I know that Bill Phillips is not your favorite person. I know that BFL and their mass market approach does not appeal to you. I know that you grind iron for breakfast and crap steel, instead of the 12 week wonders you despise. BUT, I would not be lifting weights now if it were not for the BFL program. In June of 2000, I picked up a copy of Muscle Media that was laying in our lobby at work. The subscription was compliments of an office worker that placed second in his division that year for the BFL challenge. I read the magazine during a business trip with interest. I picked up the BFL book during the next business trip. After reading the book, The program was simple enough to follow with everything else going on in your life. Since that time, I have completed 3 BFL challenges, one HST cycle, two Max-OT cycles, and currently following the EDT porgram. Our home now contains a Powertec Multi-gym, Powertec Utility Bench, Power tower, Vision fitness bike, and 800 + pounds of free weights and bars. My lifestyle has changed to the point that I lift three days a weeek, take Karate two days a week with my boys(3), and one day of cardio. None of this would have happened without a simple program like BFL to follow and see results. Yes, maybe you have far surpassed the simpletons that want to use the BFL to improve their health. I applaud them for changing their couch potato ways. Cut them some slack, and help them to learn all that you have learned by being around smart people, such as T-Mag. The rewards are great.

Vince

I was very sorry to read this posting…because I too am a “graduate” of the BFL program and it was BFL that eventually led to t-mag. I wholeheartedly agree and relate to Vince’s posting. BFL has a place. BFL turns lots of people onto weight training who would never otherwise work out. IT’s an effective, cookbook style training program that is perfect for those who have no background, no knowledge and especially NO CONFIDENCE as newbies in their ability to workout. BFL is simple enough to follow to leave people without any experience, feeling accomplished and successful. I agree for thosewho have been in the weight game for along time, BFL may be a joke… But even hard core lifters once upon a time started out from zero. There is not one veteran lifter who once upon a time, maybe many years ago, didn’t know the difference between a press and and a squat. If BFL provides the knowledge and skills and reinforcement for people to learn these differences, then practice them and become proficient in them, then BFL has a place. I think I can say unequivocally, that if both Vince and I were turned on to weight lifting through BFL, and as a result took our knowledge (and results) to greater heights, then there are a lot of others like us in the same boat. I too have been very very disappointed by where MM has gone…because I was reading MM before it went Hollywood, and got all my first training knowledge, and first inspiration from those pages. Nonetheless, its BFL program remains an excellent entry ramp for newcomers who need guidance, simplicity and support.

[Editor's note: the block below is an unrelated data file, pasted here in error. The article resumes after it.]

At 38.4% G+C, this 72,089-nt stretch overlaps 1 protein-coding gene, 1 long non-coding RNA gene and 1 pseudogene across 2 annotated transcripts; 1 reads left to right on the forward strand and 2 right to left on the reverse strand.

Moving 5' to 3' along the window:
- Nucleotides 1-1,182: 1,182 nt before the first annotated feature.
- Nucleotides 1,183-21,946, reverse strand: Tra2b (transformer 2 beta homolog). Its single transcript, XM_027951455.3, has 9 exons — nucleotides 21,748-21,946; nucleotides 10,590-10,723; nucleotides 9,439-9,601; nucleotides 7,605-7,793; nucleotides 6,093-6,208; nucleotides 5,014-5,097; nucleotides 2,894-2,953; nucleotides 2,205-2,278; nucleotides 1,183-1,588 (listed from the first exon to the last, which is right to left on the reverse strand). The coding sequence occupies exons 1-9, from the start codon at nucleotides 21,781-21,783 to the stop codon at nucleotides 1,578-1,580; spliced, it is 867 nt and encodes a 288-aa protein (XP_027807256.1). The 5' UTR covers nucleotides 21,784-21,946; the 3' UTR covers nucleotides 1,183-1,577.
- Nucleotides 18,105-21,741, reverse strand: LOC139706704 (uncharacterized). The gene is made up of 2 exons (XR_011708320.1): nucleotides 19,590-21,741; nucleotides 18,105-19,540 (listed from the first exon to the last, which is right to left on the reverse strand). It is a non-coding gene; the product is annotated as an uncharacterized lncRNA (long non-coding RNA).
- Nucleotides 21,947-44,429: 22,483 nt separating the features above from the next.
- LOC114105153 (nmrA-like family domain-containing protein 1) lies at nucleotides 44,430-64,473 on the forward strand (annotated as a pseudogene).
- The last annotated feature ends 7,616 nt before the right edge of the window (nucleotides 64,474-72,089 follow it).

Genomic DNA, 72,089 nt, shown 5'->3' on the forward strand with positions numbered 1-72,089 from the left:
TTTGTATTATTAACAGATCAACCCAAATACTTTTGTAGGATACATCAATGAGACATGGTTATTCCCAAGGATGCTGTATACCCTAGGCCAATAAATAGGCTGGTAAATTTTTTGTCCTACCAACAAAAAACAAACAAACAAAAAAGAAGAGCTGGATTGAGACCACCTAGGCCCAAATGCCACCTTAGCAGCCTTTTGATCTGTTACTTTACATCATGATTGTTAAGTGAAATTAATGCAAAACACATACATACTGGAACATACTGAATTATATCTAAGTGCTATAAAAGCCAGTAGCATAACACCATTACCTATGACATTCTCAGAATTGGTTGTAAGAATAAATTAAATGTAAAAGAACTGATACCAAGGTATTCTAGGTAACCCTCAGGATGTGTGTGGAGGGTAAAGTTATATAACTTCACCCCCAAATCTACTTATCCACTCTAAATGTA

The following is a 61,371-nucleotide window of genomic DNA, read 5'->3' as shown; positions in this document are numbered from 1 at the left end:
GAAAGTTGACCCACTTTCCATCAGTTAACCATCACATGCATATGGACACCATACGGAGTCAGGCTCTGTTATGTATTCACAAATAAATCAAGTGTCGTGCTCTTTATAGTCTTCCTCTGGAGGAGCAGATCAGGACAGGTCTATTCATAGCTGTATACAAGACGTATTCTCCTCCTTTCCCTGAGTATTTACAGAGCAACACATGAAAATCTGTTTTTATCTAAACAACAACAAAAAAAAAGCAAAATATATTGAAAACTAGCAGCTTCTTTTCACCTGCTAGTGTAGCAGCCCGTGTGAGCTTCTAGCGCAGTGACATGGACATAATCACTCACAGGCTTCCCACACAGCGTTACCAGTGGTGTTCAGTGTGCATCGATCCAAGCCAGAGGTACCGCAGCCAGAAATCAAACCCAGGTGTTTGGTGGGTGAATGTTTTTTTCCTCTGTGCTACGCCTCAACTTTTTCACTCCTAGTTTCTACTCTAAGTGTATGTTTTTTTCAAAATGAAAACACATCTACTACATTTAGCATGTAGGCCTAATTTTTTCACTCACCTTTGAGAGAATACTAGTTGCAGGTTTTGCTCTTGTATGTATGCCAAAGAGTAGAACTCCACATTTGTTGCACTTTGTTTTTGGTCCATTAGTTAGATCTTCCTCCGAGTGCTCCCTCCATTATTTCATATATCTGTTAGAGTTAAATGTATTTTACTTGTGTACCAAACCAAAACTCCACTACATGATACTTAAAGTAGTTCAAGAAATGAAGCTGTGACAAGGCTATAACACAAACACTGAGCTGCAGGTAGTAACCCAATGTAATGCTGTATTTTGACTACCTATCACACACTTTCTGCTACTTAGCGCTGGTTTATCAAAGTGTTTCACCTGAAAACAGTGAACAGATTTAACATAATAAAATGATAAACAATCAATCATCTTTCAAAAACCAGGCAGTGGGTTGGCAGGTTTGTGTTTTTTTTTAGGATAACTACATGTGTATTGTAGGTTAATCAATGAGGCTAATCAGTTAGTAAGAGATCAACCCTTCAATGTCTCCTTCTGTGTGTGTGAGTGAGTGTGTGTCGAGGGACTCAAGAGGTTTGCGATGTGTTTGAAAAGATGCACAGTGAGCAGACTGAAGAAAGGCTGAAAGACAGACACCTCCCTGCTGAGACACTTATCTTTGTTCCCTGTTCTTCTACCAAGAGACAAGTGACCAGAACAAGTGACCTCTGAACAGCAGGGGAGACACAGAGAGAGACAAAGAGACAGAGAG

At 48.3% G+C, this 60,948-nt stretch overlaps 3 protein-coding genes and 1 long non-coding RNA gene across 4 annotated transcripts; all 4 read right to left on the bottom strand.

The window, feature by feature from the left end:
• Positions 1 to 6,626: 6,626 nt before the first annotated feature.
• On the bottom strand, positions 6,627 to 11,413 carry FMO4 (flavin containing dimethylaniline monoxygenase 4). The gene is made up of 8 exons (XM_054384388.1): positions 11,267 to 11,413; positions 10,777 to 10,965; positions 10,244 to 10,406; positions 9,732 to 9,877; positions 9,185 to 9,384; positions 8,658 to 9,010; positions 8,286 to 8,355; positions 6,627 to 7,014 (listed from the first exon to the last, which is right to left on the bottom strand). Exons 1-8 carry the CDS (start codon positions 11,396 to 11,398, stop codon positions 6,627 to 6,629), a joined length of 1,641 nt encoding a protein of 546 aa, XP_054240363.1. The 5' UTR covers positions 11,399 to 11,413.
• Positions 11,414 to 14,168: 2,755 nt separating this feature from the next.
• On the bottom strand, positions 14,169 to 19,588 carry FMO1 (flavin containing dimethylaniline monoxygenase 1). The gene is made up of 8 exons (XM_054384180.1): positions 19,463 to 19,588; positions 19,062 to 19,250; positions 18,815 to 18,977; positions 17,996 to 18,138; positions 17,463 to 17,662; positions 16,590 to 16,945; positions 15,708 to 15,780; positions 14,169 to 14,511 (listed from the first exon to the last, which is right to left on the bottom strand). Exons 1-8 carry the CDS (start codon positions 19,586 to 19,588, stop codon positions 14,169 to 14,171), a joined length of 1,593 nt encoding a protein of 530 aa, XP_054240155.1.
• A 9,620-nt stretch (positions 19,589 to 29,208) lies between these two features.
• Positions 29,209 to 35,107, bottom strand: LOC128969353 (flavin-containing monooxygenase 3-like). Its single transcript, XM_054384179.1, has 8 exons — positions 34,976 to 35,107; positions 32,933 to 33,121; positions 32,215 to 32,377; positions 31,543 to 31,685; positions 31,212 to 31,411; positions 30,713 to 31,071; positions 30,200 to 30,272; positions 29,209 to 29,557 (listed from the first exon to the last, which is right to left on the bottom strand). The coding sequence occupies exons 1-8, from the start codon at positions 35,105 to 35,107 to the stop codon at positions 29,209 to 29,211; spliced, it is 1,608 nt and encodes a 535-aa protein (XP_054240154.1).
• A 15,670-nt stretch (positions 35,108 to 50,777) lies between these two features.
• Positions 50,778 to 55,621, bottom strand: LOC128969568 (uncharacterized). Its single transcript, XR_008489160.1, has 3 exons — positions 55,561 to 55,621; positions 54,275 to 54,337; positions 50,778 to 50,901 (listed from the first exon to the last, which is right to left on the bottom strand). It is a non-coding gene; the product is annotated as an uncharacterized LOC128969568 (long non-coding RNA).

There is nothing wrong with BFL, especially for newcomers. It is far superior than any Weider-inspired program.

BFL is a great program and it’s straightforward and clear instructions are what most people need. Especially people who are new to lifting.

Another thing to consider is that some stimulus is better than none. In your case, you are preaching the benefits of free weights and no one is listening. Are you helping these people? You need to find what will help each person improve from where they are. Not everyone wants to be the ultimate physique stud. This trainer has 40 new people under his belt and has a straightforward program for them to get started. Sounds like he is doing pretty good and actually helping these people rather than spewing condescending dogmatic principles at them.

BFL is a starting point; it’s not the be all and end all that some try to make it out to be, but it’s a great place to start. When I read the book just over two years ago, I had absolutely no knowledge about training and/or nutrition; I had been working out for over a year, wasting my time, making no progress. Well, once I digested the book, I started applying some of the basic principles presented and finally I started to make some headway. I quickly moved on, but still, I most likely would not be where I am today (I would not be posting on this forum, writing articles, etc) if I were not introduced to this type of lifestyle (reguarly working out, eating 6 daily meals, etc) through that book. It’s helped a lot of people to get started, which is a good thing, but the problem arises when people refuse to accept it for what it is; a starting point.

Joel Marion

I agree that BFL is a great starting point. I feel like if you are paying a trainer (usually lots of money) for their work they should not use the cookie cutter training method that the could have bought at the local bookstore. If a trainer is going to use BFL they should at least refer the client to the bookstore/library.